Searching over 5,500,000 cases.

Buy This Entire Record For $7.95

Download the entire decision to receive the complete text, official citation,
docket number, dissents and concurrences, and footnotes for this case.

Learn more about what you receive with purchase of this case.

United States v. Navarro-Gonzalez

United States District Court, Second Circuit

May 2, 2013



RICHARD J. ARCARA, District Judge.

This case was referred to Magistrate Judge H. Kenneth Schroeder, Jr. for supervision of all pretrial proceedings. On November 16, 2012, defendant Alejandro Navarro-Gonzalez filed a motion to suppress evidence seized during a consent search of his storage locker and statements he made to the police at the time of his arrest. An evidentiary hearing was held before Magistrate Judge Schroeder on November 29, 2012. The parties then had an opportunity to file post-hearing briefs.

On February 8, 2013, Magistrate Judge Schroeder issued a Report and Recommendation recommending that defendant's motion to suppress the evidence and statements be denied. On February 15, 2013, defendant submitted objections to the Magistrate Judge's Report and Recommendation. The Government filed a response to defendant's objections on February 26, 2013. Oral argument was held before this Court on April 2, 2013.

Pursuant to 28 U.S.C. ยง 636(b)(1), this Court must make a de novo determination of those portions of the Report and Recommendation to which objections have been made. Upon de novo review and after reviewing the submissions of the parties and hearing oral argument, the Court adopts the proposed findings of the Report and Recommendation.

In his objections, defendant argues that the totality of the circumstances present during his interrogation by law enforcement presented a coercive atmosphere. Specifically, defendant argues that agents falsely accused him of being the intended recipient of a quantity of cocaine seized in Ohio. Defendant contends that "fear of being wrongfully accused of a drug crime involving a lengthy jail sentence is in fact coercive". Thus, defendant asks the Court to reject Magistrate Judge Schroeder's recommendation that defendant's consent allowing law enforcement agents to search his storage locker was consensual.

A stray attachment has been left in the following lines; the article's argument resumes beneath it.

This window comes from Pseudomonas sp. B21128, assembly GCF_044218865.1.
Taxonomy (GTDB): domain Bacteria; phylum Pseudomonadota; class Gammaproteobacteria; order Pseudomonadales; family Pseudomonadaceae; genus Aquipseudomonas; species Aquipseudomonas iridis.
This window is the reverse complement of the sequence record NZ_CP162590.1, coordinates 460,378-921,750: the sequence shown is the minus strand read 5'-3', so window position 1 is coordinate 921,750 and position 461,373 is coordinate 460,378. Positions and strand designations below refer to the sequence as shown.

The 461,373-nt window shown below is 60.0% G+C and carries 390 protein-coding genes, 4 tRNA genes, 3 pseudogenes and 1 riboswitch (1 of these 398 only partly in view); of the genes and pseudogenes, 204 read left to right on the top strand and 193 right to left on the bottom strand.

Jonathan Sullivan, special agent for the Drug Enforcement Agent ("DEA"), was the only witness to testify at the evidentiary hearing before Magistrate Judge Schroeder. Agent Sullivan testified that in March of 2012 DEA agents and task force officers in Buffalo were investigating certain drug distribution activities related to defendant. (Dkt. No. 18, p. 14) Specifically, Agent Sullivan testified that in March of 2012 drugs were found during the traffic stop of a vehicle in Ohio. Id. One of the individuals arrested in connection with the stop provided information that defendant was the intended recipient of the drugs. Id. The individual was brought back to Buffalo and a controlled delivery to defendant occurred on March 15, 2012. (Dkt. No. 18, p. 15) Sullivan testified that he was present for the controlled delivery and the arrest of defendant. Id.

After his arrest, defendant was taken to the DEA Buffalo Resident Office. (Dkt. No. 18, p. 14) There, he was interviewed by Agent Sullivan and other investigators. Id. Sullivan testified that he administered Miranda warnings to the defendant prior to interrogating him, and that he believes he read the warnings to defendant in Spanish. (Dkt. No. 18, p. 19) Further, Agent Sullivan testified that after administering the Miranda warnings, he asked defendant if he understood the warnings and defendant indicated that he did. Id. Defendant then indicated that he was willing to speak with the agents. Id. Sullivan also testified that when he encountered a language barrier during the interview, he would rephrase his statements in Spanish to ensure that defendant understood him. (Dkt. No. 18, p. 39)

Agent Sullivan testified that during his entire interview with defendant, his gun was holstered. (Dkt. No. 18, p. 37) Sullivan also testified that at no time did he threaten or coerce defendant, nor did he hear any of the other officers present threaten or coerce defendant in any manner. (Dkt. No. 18, p. 37-38) Sullivan testified that throughout the entire interview, defendant never requested to speak with an attorney. (Dkt. No. 18, p. 39)